How much are people in smog-hit China prepared to pay for some fresh air?
At least 219 yuan (HK$246) for a 7.7 litre bottle of “pure, hand bottled, pollution free, oxygen-rich air from New Zealand” – which works out as 1.2 yuan per breath, mainland media reported.
The fresh air offered by the bottle by about half a dozen online retailers is become a “thriving business” as people struggle with choking smog in the northern areas of the country this winter, the Beijing Youth Daily reported.
The report, which appears to be genuine, said retailers were selling “unpolluted air” from New Zealand and Canada in bottles, which even come with breathing masks attached.
Prices of bottled air varied according to their place of origin, the report said.
A 7.7-litre bottle of “pure, hand bottled, pollution free and oxygen rich air from New Zealand” normally costs 699 yuan, but thanks to a hefty discount it is being sold for 219 yuan per bottle.
The worked out at 1.2 yuan per breath because the retailer said each bottle contained enough fresh air for the buyer to take at least 180 gulps, the report said.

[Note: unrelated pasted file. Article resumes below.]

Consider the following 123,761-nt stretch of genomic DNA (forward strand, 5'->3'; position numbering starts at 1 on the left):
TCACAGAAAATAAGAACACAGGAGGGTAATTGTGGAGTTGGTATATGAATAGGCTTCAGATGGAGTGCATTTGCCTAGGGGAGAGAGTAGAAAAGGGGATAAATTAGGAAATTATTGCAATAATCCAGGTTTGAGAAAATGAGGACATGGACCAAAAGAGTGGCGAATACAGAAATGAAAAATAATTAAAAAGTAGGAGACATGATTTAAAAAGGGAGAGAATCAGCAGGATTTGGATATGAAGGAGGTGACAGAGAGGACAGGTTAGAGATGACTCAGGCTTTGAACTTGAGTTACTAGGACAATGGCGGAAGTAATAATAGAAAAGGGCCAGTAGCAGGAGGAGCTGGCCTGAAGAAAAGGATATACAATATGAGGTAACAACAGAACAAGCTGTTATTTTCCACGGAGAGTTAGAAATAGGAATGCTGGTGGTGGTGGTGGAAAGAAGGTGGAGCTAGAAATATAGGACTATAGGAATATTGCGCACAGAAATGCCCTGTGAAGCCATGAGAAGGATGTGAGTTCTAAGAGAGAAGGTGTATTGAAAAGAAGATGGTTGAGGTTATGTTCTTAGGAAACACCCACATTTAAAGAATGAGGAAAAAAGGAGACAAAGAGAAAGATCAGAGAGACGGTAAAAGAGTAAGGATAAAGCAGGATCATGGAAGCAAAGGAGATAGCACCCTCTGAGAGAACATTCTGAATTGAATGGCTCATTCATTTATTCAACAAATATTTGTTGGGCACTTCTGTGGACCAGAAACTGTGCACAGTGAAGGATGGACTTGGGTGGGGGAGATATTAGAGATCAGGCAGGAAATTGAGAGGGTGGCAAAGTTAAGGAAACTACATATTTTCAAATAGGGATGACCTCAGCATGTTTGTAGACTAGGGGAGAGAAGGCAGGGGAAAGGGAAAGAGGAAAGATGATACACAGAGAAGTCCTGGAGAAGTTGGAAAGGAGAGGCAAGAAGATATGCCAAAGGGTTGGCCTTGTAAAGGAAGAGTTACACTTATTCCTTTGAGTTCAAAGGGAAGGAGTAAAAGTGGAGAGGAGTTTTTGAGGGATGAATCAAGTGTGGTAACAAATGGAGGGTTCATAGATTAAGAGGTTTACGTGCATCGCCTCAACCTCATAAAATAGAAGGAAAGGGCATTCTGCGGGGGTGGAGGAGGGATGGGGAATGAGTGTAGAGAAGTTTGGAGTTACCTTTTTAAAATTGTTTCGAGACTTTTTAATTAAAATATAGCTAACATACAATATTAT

At least two bottles of the New Zealand air have been bought in the past month.
Another 7.2-litre bottle of “Vitality Air”, reportedly collected in Canada, costs a mere 108 yuan.
Retailers are offering an even cheaper alternative – a bottle of air collected in the coastal city of Weihai, in eastern Shandong province, which costs only 5 yuan.
“No smog, absolutely pure air,” one online retail store’s advert read. “[Sourced] from the sea or the mountain, options available at no extra charge.”
Customers living in the nation’s heavily polluted area are being offered big discounts.
Those people living in Beijing, which reportedly suffers from the worst pollution, could be offered discounts of up to 75 per cent on the normal price of the bottled air, while people in other areas can expect to receive discounts of up to 50 per cent, the report said.
One customer, who bought a bottle of Vitality Air, posted a comment on a retailer’s website , which said: “I don’t feel much different [after breathing the air].”